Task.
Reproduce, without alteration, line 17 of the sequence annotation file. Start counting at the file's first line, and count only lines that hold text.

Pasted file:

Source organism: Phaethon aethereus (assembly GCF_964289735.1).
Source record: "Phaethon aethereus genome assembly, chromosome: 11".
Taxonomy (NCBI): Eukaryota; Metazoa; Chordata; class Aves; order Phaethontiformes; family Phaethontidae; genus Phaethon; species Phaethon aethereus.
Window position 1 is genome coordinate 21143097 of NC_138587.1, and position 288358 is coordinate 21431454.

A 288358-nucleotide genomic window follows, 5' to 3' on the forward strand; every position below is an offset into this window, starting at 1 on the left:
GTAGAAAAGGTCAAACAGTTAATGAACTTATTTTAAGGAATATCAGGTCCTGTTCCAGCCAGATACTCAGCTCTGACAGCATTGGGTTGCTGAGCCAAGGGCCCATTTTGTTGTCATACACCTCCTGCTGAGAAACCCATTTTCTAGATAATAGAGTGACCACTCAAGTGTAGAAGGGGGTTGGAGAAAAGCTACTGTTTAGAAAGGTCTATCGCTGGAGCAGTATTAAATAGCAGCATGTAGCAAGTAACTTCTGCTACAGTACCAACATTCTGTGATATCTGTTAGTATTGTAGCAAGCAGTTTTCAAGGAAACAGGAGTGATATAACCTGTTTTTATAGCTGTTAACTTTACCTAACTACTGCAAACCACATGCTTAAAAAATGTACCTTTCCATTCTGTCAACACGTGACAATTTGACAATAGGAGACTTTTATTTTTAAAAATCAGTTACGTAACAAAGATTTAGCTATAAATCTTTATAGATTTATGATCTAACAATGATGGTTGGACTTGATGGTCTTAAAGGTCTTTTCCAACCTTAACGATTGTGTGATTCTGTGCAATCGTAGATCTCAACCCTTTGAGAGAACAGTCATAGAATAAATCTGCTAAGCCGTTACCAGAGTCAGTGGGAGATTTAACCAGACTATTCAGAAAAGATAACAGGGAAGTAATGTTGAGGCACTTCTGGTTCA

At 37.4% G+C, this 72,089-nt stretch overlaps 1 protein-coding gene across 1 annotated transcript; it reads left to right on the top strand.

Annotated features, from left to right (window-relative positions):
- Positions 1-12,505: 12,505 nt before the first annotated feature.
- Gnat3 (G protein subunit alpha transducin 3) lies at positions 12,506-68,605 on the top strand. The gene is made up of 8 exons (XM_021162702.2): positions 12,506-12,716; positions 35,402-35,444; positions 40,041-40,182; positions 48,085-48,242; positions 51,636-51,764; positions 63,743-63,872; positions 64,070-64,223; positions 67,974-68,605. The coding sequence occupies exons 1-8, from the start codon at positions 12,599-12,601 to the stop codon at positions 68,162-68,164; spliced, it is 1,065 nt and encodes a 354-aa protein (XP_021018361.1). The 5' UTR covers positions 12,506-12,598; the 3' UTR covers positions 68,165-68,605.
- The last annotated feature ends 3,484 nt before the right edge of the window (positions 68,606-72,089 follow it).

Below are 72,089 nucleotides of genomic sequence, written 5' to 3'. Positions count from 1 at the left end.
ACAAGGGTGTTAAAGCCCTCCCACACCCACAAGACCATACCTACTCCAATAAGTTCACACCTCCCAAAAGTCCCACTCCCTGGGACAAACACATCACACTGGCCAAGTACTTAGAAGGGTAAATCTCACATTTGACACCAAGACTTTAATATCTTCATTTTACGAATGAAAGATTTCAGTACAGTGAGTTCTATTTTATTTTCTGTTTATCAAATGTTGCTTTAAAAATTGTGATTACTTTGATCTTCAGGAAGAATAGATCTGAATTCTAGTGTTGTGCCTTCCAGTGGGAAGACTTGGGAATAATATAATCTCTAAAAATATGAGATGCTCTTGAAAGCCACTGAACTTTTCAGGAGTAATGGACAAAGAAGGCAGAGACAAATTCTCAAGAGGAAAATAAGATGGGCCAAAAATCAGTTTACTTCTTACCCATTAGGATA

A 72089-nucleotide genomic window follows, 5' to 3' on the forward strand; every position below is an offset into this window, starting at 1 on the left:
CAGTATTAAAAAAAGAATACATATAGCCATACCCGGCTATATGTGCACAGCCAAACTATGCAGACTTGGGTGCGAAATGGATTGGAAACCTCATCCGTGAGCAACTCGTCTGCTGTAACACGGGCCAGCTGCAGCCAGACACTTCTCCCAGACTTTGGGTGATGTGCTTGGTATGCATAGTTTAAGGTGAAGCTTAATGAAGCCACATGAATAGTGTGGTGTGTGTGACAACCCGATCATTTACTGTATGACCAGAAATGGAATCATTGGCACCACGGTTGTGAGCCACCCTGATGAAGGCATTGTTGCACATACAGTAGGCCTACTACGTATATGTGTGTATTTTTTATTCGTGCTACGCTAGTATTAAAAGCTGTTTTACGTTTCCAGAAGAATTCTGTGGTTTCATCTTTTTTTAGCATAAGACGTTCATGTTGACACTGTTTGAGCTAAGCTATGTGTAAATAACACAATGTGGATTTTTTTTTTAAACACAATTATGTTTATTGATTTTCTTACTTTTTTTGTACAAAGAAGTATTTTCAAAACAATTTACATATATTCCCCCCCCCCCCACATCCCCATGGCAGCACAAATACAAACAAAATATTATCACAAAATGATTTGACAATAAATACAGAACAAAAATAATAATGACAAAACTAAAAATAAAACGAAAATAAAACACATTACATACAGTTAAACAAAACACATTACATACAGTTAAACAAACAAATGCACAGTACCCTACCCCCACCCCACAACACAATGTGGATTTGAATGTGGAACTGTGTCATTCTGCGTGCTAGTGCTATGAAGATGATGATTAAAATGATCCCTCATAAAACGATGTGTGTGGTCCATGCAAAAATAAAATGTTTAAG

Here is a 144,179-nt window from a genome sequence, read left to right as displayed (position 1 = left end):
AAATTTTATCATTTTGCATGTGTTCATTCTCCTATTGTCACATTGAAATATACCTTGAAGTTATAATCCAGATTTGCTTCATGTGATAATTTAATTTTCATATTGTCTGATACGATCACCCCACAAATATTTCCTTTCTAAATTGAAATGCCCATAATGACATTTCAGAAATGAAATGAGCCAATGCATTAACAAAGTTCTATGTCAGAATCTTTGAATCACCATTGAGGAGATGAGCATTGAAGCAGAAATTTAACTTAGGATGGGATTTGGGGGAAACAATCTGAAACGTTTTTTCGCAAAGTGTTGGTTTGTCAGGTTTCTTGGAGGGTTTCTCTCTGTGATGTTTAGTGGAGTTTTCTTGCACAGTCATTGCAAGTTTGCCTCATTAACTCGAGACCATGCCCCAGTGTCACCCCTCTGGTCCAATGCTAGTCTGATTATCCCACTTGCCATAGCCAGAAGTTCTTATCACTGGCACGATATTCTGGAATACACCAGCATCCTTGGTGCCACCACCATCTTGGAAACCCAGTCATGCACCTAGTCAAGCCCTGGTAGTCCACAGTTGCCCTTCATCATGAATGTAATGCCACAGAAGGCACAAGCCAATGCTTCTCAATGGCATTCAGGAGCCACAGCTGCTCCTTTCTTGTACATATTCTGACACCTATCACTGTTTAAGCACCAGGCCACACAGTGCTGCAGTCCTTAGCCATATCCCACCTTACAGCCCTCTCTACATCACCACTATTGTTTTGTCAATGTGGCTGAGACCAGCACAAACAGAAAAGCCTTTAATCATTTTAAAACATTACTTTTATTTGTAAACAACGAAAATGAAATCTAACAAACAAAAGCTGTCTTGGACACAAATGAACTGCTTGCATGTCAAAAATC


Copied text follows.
AAATTTTATCATTTTGCATGTGTTCATTCTCCTATTGTCACATTGAAATATACCTTGAAGTTATAATCCAGATTTGCTTCATGTGATAATTTAATTTTCATATTGTCTGATACGATCACCCCACAAATATTTCCTTTCTAAATTGAAATGCCCATAATGACATTTCAGAAATGAAATGAGCCAATGCATTAACAAAGTTCTATGTCAGAATCTTTGAATCACCATTGAGGAGATGAGCATTGAAGCAGAAATTTAACTTAGGATGGGATTTGGGGGAAACAATCTGAAACGTTTTTTCGCAAAGTGTTGGTTTGTCAGGTTTCTTGGAGGGTTTCTCTCTGTGATGTTTAGTGGAGTTTTCTTGCACAGTCATTGCAAGTTTGCCTCATTAACTCGAGACCATGCCCCAGTGTCACCCCTCTGGTCCAATGCTAGTCTGATTATCCCACTTGCCATAGCCAGAAGTTCTTATCACTGGCACGATATTCTGGAATACACCAGCATCCTTGGTGCCACCACCATCTTGGAAACCCAGTCATGCACCTAGTCAAGCCCTGGTAGTCCACAGTTGCCCTTCATCATGAATGTAATGCCACAGAAGGCACAAGCCAATGCTTCTCAATGGCATTCAGGAGCCACAGCTGCTCCTTTCTTGTACATATTCTGACACCTATCACTGTTTAAGCACCAGGCCACACAGTGCTGCAGTCCTTAGCCATATCCCACCTTACAGCCCTCTCTACATCACCACTATTGTTTTGTCAATGTGGCTGAGACCAGCACAAACAGAAAAGCCTTTAATCATTTTAAAACATTACTTTTATTTGTAAACAACGAAAATGAAATCTAACAAACAAAAGCTGTCTTGGACACAAATGAACTGCTTGCATGTCAAAAATC